Shanghai, China (Asia)
What Makes Shanghai, China Interesting?
At a Glance
Area: 6,340.5 km2 (2,448.1 sq mi)
Population (2014): 24,256,800
People Are Called (Demonyms): Shanghainese, Shanghailanders
Time Zone: UTC+8
GPS Coordinates: 31°12′N 121°30′E
Gross Domestic Product (2008 GDP): CNY2.356 trillion (US$383.55 billion)
What’s in the Name?
The two Chinese characters in the city’s name are 上 (shàng, “above”) and 海 (hǎi, “sea”). Together, they mean “Upon-the-Sea.” The earliest use of the city’s name dates back to the 11th-century Song dynasty. There was already a river confluence and a town with this name in the area. Chinese historians have concluded that Shanghai was literally on the sea during the Tang dynasty. Shanghai is officially abbreviated 沪 (Hù) in Chinese, a contraction of 沪渎 (Hù Dú, lit “Harpoon Ditch”). This 4th- or 5th-century Jin name calls upon the mouth of Suzhou Creek when it was the main conduit into the ocean. The character appears on all motor vehicle license plates issued in the city. Another alternative for Shanghai is Shēn (申) or Shēnchéng (申城, “Shen City”). This derives from Lord Chunshen, a third-century BC nobleman and prime minister of the state of Chu. His fief included modern Shanghai. Sports teams and newspapers in Shanghai often use Shen in their names. Examples are Shanghai Shenhua F.C. and Shen Bao. Huating (华亭) was another early name for the city. In AD 751, during the mid-Tang dynasty, Huating County was established at modern-day Songjiang, which was the first county-level administration within modern Shanghai. Huating now appears as the name of a four-star hotel in the city. Two nicknames for the city are “Pearl of the Orient” and “Paris of the East.”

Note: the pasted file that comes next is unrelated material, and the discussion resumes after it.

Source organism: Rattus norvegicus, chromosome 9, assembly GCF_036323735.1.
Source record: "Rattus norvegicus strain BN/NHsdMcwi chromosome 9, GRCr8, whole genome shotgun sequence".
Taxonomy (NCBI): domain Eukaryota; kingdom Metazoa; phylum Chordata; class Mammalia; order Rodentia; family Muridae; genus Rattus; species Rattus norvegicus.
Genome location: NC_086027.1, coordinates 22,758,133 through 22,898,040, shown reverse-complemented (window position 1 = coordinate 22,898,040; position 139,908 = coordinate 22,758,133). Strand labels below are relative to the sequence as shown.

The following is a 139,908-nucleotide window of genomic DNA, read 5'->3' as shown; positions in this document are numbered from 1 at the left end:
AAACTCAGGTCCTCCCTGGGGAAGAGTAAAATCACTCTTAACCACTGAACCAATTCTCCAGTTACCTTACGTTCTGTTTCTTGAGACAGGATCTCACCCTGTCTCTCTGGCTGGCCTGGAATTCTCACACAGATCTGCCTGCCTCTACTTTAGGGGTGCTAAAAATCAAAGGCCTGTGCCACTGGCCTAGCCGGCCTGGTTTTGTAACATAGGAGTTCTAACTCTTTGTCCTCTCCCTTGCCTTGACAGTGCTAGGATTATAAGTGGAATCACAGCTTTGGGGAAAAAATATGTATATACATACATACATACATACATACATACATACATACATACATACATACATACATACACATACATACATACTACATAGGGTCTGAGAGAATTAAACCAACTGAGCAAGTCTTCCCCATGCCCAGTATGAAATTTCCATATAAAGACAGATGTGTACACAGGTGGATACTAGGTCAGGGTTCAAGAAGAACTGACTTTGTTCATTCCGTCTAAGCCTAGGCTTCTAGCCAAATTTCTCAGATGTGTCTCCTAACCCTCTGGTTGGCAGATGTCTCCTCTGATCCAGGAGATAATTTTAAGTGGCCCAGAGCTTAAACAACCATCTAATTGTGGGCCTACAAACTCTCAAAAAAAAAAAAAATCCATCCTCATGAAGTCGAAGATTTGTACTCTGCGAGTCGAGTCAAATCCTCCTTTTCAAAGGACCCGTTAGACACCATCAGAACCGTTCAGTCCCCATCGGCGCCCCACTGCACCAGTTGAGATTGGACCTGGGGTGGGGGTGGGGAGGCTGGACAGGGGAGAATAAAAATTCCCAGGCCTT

The earliest Neolithic settlements known in this area date to the Majiabang culture (5000–3300 BC). This was overlapped by the Songze culture between around 3800–3300 BC.
4th through 5th centuries — the Eastern Jin dynasty (317–420) developed along the Song River.
746 — the first garrison is founded, during the Tang dynasty (618–907).
751 — area became part of Huating county.
977 — Longhua Temple is rebuilt.
12th Century — market town is developed.
1216 — Jing’an Temple is built.
1291 — first became a city, during the Yuan dynasty (1271–1368), with a population of about 300,000.